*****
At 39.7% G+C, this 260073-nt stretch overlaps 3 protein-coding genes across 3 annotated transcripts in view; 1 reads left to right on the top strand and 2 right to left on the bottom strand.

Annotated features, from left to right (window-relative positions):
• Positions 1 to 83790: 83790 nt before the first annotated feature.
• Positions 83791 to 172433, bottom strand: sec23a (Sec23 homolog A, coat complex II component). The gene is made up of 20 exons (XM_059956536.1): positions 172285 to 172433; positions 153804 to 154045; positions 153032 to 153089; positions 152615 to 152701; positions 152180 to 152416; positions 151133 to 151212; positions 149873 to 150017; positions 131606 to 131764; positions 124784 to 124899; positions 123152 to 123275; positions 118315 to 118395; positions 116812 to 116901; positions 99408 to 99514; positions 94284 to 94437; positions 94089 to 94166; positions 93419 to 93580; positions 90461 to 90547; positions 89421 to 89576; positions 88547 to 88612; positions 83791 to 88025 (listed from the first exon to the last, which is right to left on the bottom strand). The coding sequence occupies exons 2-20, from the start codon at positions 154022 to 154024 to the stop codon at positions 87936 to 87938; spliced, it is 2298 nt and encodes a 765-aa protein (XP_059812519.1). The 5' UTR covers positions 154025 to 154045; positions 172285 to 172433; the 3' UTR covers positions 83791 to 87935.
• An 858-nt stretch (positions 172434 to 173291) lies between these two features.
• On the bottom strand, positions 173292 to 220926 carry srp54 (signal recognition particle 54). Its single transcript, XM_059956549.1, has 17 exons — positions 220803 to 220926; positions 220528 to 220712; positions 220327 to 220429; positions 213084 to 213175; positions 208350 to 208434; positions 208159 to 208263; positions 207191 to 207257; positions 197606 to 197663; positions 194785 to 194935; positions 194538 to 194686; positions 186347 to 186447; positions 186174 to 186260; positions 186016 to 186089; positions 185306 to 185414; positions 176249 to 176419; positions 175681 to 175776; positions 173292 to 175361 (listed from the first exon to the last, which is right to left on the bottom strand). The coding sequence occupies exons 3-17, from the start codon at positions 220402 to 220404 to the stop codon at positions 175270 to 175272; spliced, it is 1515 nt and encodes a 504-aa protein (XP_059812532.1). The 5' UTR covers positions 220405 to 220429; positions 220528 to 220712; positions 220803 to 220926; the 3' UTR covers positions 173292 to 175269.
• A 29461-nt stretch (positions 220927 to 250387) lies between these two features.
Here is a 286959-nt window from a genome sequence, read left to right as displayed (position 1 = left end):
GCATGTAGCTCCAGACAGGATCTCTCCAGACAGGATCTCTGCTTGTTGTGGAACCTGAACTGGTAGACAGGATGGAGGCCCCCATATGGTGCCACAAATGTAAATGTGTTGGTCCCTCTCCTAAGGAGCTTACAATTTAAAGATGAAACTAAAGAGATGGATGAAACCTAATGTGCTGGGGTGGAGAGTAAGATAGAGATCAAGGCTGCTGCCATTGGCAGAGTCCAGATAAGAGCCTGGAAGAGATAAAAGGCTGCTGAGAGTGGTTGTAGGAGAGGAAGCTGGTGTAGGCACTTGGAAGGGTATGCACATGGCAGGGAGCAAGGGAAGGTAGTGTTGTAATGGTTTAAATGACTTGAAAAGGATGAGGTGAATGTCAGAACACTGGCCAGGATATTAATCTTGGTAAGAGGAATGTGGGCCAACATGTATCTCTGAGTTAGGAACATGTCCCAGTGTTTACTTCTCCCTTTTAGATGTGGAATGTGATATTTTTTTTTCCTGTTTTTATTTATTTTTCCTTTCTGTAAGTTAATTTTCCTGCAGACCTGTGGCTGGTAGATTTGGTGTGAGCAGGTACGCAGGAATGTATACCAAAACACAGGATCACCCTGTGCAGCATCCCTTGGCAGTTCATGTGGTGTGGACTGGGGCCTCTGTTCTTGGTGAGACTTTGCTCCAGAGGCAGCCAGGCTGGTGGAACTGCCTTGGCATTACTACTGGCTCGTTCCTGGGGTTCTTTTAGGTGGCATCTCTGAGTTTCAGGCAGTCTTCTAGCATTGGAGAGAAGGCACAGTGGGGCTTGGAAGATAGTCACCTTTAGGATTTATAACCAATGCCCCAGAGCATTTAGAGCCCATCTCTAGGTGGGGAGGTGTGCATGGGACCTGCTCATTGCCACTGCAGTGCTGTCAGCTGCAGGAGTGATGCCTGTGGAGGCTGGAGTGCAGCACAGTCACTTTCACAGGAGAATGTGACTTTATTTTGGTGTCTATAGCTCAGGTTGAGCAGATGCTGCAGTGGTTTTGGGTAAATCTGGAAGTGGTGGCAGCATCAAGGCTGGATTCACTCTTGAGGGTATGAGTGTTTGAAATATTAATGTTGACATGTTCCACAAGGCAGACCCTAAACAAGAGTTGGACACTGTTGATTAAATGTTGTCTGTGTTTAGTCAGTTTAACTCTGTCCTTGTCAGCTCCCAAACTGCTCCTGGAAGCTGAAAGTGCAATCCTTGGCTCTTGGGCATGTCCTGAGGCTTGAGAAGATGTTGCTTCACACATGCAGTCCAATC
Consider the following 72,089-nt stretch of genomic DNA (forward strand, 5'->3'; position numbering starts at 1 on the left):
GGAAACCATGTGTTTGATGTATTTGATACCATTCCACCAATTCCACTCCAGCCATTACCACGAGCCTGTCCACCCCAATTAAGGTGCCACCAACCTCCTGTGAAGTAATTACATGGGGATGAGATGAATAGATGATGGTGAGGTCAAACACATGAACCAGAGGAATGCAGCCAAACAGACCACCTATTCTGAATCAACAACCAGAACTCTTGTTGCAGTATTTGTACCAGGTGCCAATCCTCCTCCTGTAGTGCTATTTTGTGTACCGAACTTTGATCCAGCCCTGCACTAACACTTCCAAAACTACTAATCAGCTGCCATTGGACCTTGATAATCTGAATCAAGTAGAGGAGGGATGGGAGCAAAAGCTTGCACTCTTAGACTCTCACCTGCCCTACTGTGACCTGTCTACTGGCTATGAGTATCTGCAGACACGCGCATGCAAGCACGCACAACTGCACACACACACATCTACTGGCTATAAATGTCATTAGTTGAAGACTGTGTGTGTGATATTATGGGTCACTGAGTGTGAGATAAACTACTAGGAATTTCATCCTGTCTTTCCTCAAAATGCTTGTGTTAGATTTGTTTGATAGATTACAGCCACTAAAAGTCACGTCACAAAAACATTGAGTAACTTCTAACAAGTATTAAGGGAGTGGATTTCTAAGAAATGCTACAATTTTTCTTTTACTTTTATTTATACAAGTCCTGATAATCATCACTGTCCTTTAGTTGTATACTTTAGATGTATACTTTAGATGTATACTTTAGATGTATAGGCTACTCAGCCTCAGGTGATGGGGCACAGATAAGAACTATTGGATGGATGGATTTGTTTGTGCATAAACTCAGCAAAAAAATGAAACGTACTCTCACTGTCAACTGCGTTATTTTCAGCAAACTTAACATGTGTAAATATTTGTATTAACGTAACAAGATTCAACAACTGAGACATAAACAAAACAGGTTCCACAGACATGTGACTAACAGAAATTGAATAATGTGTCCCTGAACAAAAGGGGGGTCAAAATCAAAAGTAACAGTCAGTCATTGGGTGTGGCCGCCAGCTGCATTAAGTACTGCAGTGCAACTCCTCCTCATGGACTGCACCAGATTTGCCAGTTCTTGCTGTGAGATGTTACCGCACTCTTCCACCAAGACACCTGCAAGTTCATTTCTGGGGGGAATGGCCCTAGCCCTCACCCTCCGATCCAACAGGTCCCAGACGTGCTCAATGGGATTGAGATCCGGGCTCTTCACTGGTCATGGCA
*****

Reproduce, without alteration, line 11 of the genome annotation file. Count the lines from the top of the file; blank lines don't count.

GGAAACCATGTGTTTGATGTATTTGATACCATTCCACCAATTCCACTCCAGCCATTACCACGAGCCTGTCCACCCCAATTAAGGTGCCACCAACCTCCTGTGAAGTAATTACATGGGGATGAGATGAATAGATGATGGTGAGGTCAAACACATGAACCAGAGGAATGCAGCCAAACAGACCACCTATTCTGAATCAACAACCAGAACTCTTGTTGCAGTATTTGTACCAGGTGCCAATCCTCCTCCTGTAGTGCTATTTTGTGTACCGAACTTTGATCCAGCCCTGCACTAACACTTCCAAAACTACTAATCAGCTGCCATTGGACCTTGATAATCTGAATCAAGTAGAGGAGGGATGGGAGCAAAAGCTTGCACTCTTAGACTCTCACCTGCCCTACTGTGACCTGTCTACTGGCTATGAGTATCTGCAGACACGCGCATGCAAGCACGCACAACTGCACACACACACATCTACTGGCTATAAATGTCATTAGTTGAAGACTGTGTGTGTGATATTATGGGTCACTGAGTGTGAGATAAACTACTAGGAATTTCATCCTGTCTTTCCTCAAAATGCTTGTGTTAGATTTGTTTGATAGATTACAGCCACTAAAAGTCACGTCACAAAAACATTGAGTAACTTCTAACAAGTATTAAGGGAGTGGATTTCTAAGAAATGCTACAATTTTTCTTTTACTTTTATTTATACAAGTCCTGATAATCATCACTGTCCTTTAGTTGTATACTTTAGATGTATACTTTAGATGTATACTTTAGATGTATAGGCTACTCAGCCTCAGGTGATGGGGCACAGATAAGAACTATTGGATGGATGGATTTGTTTGTGCATAAACTCAGCAAAAAAATGAAACGTACTCTCACTGTCAACTGCGTTATTTTCAGCAAACTTAACATGTGTAAATATTTGTATTAACGTAACAAGATTCAACAACTGAGACATAAACAAAACAGGTTCCACAGACATGTGACTAACAGAAATTGAATAATGTGTCCCTGAACAAAAGGGGGGTCAAAATCAAAAGTAACAGTCAGTCATTGGGTGTGGCCGCCAGCTGCATTAAGTACTGCAGTGCAACTCCTCCTCATGGACTGCACCAGATTTGCCAGTTCTTGCTGTGAGATGTTACCGCACTCTTCCACCAAGACACCTGCAAGTTCATTTCTGGGGGGAATGGCCCTAGCCCTCACCCTCCGATCCAACAGGTCCCAGACGTGCTCAATGGGATTGAGATCCGGGCTCTTCACTGGTCATGGCA